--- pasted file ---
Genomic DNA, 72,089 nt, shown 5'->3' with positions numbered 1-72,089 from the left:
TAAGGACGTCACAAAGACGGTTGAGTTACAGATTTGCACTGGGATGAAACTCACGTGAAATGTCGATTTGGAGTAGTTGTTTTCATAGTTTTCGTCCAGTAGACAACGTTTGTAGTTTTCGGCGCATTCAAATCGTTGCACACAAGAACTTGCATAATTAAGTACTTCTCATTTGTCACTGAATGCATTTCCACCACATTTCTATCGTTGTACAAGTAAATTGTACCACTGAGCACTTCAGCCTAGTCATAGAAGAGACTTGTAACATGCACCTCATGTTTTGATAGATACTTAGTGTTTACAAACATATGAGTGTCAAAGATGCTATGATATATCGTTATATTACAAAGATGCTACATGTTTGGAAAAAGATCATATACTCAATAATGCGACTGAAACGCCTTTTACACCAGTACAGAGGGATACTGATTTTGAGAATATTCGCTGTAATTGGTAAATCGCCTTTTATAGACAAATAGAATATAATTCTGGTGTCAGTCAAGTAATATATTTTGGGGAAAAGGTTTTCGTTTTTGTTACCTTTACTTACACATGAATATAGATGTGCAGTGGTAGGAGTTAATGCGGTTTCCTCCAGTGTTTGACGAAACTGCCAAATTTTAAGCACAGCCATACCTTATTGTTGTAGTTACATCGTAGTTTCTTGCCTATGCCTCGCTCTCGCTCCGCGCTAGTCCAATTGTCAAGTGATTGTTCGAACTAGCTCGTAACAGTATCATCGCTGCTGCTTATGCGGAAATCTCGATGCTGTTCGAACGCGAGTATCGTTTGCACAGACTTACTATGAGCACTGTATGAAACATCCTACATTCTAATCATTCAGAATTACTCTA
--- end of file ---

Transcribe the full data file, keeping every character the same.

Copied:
Genomic DNA, 72,089 nt, shown 5'->3' with positions numbered 1-72,089 from the left:
TAAGGACGTCACAAAGACGGTTGAGTTACAGATTTGCACTGGGATGAAACTCACGTGAAATGTCGATTTGGAGTAGTTGTTTTCATAGTTTTCGTCCAGTAGACAACGTTTGTAGTTTTCGGCGCATTCAAATCGTTGCACACAAGAACTTGCATAATTAAGTACTTCTCATTTGTCACTGAATGCATTTCCACCACATTTCTATCGTTGTACAAGTAAATTGTACCACTGAGCACTTCAGCCTAGTCATAGAAGAGACTTGTAACATGCACCTCATGTTTTGATAGATACTTAGTGTTTACAAACATATGAGTGTCAAAGATGCTATGATATATCGTTATATTACAAAGATGCTACATGTTTGGAAAAAGATCATATACTCAATAATGCGACTGAAACGCCTTTTACACCAGTACAGAGGGATACTGATTTTGAGAATATTCGCTGTAATTGGTAAATCGCCTTTTATAGACAAATAGAATATAATTCTGGTGTCAGTCAAGTAATATATTTTGGGGAAAAGGTTTTCGTTTTTGTTACCTTTACTTACACATGAATATAGATGTGCAGTGGTAGGAGTTAATGCGGTTTCCTCCAGTGTTTGACGAAACTGCCAAATTTTAAGCACAGCCATACCTTATTGTTGTAGTTACATCGTAGTTTCTTGCCTATGCCTCGCTCTCGCTCCGCGCTAGTCCAATTGTCAAGTGATTGTTCGAACTAGCTCGTAACAGTATCATCGCTGCTGCTTATGCGGAAATCTCGATGCTGTTCGAACGCGAGTATCGTTTGCACAGACTTACTATGAGCACTGTATGAAACATCCTACATTCTAATCATTCAGAATTACTCTA